When it was originally on: 1998-2004
Original network: HBO
Where you can stream it now: HBO or Amazon (included with a regular Amazon account, no HBO extension required).
Had I seen it before: I’ve seen the first five seasons. I don’t think I ever meant to watch that much of it, but it’s been a go-to guilty pleasure for a couple years so here we are. I’ll probably watch season 6 someday.
Why I picked it: Sex and the City is relatively early in the timeline of HBO originals, and it’s the first one explicitly aimed at women. Earlier this week I reviewed the Desperate Housewives pilot and discussed my interest in female-centric shows and the stigmas that typically surround such shows. Sex and the City helped pave the way for many similar shows, and while I would definitely say it feels a bit dated now, it’s still a pivotal show in television history for that reason.
What I liked: Um. There had to have been something right? I mean Mr. Big isn’t as toxic as he is in many future episodes so that’s cool.
What I didn’t like: So many of the pilots I’m reviewing are ones for shows I haven’t seen, which makes the Sex and the City one an exceptionally interesting case study. This is because there’s no example I’ve come up against so far where the pilot seems to be in stark contrast to later episodes. There’s fourth wall breaks. There doesn’t seem to be any kind of humor or jokes. Charlotte, Samantha, and Miranda are relatively minor characters compared to later episodes. It just feels like the whole thesis of this pilot is in direct contrast to what the show eventually became, and I liked the later version better.
The biggest problem I have with this pilot is how it’s trying so damn hard to say “Look at us! We’re making points! We have something to say!” And yet. . . I don’t actually know that it’s saying anything of value. What? Men and women are different? They view sex differently? How revolutionary. I wish it felt like Carrie had actually learned something new or profound over the course of the story. I don’t really feel like Carrie has any unique or interesting insights about sex, which is kind of odd since she supposedly makes her living writing a sex column. Hell, Samantha’s sex-with-no-emotion approach is far more interesting than anything Carrie says or does in this pilot, especially by 1998 standards.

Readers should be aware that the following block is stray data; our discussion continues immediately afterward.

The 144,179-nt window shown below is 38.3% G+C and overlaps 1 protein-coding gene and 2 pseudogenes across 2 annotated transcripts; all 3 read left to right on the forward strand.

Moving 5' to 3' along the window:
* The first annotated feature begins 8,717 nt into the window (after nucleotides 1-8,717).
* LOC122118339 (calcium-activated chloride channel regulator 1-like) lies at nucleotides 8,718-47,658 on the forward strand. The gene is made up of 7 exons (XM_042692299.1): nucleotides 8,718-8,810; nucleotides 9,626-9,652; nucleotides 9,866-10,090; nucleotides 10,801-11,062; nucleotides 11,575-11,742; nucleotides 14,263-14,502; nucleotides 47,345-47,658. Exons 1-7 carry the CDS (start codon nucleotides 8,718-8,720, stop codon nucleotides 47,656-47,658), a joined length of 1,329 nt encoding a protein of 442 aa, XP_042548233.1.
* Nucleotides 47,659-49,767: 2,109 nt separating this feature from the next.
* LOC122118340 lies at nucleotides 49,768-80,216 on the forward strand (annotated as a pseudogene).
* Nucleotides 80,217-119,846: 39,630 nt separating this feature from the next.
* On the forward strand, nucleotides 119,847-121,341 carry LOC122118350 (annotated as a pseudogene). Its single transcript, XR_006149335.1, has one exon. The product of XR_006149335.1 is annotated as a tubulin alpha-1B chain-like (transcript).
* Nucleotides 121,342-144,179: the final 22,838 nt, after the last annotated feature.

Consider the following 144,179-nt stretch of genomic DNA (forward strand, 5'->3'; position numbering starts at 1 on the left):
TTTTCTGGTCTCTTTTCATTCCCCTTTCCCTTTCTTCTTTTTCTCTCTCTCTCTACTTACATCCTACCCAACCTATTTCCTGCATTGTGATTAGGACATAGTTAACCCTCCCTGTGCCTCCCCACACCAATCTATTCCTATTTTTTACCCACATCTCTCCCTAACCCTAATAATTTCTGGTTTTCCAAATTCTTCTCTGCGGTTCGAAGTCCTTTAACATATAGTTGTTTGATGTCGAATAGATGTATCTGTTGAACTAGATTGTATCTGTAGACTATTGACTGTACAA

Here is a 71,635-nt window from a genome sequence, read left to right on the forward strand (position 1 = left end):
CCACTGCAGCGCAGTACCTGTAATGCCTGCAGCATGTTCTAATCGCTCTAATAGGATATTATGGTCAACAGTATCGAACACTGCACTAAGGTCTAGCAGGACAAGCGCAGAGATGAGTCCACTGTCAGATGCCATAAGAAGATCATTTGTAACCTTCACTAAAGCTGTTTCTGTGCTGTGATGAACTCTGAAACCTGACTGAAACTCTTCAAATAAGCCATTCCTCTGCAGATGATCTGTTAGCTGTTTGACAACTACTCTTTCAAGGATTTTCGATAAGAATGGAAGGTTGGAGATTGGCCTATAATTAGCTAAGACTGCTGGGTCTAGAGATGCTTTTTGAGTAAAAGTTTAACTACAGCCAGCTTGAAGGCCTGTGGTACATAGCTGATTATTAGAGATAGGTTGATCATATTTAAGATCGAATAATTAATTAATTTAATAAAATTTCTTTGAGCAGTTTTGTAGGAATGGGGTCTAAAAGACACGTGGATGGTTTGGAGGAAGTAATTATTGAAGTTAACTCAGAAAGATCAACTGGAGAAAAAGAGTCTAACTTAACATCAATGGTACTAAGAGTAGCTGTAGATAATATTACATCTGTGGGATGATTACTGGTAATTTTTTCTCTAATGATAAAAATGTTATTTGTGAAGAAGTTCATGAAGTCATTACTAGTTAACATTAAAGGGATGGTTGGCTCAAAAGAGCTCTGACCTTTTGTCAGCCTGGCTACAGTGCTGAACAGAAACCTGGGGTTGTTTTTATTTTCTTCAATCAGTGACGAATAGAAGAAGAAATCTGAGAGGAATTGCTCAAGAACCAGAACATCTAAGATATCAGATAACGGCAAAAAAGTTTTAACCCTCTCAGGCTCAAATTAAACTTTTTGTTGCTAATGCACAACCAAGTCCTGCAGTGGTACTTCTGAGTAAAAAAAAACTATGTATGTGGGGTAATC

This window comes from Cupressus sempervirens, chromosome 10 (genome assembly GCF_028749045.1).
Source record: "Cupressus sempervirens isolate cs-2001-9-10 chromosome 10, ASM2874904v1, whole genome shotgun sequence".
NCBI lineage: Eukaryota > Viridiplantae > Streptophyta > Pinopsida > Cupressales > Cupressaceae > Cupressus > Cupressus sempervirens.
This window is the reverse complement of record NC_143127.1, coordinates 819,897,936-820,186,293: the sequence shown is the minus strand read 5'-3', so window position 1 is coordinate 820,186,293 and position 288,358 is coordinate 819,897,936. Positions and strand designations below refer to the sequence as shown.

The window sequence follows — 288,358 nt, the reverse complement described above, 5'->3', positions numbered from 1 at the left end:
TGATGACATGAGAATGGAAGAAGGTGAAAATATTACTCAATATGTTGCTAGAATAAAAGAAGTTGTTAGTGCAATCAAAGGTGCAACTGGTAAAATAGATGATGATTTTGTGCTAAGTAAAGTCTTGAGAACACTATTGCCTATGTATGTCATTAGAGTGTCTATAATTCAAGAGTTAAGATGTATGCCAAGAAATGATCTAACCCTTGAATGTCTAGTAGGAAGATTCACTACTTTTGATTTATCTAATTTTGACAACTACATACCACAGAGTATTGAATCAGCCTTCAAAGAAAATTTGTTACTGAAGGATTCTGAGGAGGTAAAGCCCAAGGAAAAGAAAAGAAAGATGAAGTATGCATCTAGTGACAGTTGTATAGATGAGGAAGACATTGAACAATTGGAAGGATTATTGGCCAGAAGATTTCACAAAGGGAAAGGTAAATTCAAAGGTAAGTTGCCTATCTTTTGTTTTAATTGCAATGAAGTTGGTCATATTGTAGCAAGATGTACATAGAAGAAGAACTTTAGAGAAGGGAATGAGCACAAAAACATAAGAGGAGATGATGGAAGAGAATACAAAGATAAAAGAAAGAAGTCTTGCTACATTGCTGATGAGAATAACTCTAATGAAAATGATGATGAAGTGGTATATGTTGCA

I would actually go so far as to argue that the whole “hot take” Carrie writes about that fuels this whole episode is not even her original idea, it’s Samantha’s idea. Of course Carrie’s conversations with Samantha, Charlotte, and Miranda will continue to fuel her writing for the show’s whole run, but that’s just it: Carrie is the least interesting of the four, but the show focuses on her more than anyone, even moreso in the pilot. Charlotte and Miranda are almost inconsequential here. The show’s greatest achievement is in showing how all four of these women approach sex and relationships differently, but all their approaches are still valid and they can still be friends and learn from each other’s perspectives. The pilot just didn’t seem to have this mission in mind.
Do I want to watch Ep. 2: Honestly, the pilot didn’t make me want to watch Ep. 2. As someone who DID stick with it anyway I can testify that the show certainly does get better, albeit still a bit dated.
4 thoughts on “100 Pilots in 100 Days: Sex and the City”
You’re the sweetest! Seriously, knowing someone else read my blog and found it interesting enough to write about it on THEIR blog made my day. (Plus your notification at 11:55 and reminded me that I’d forgotten to click the upload button on today’s pilot review. So thanks).
Also, if you’re a fan of Sex and the City, I’d highly recommend The Bold Type, which is like a millennial version. It’s on Hulu.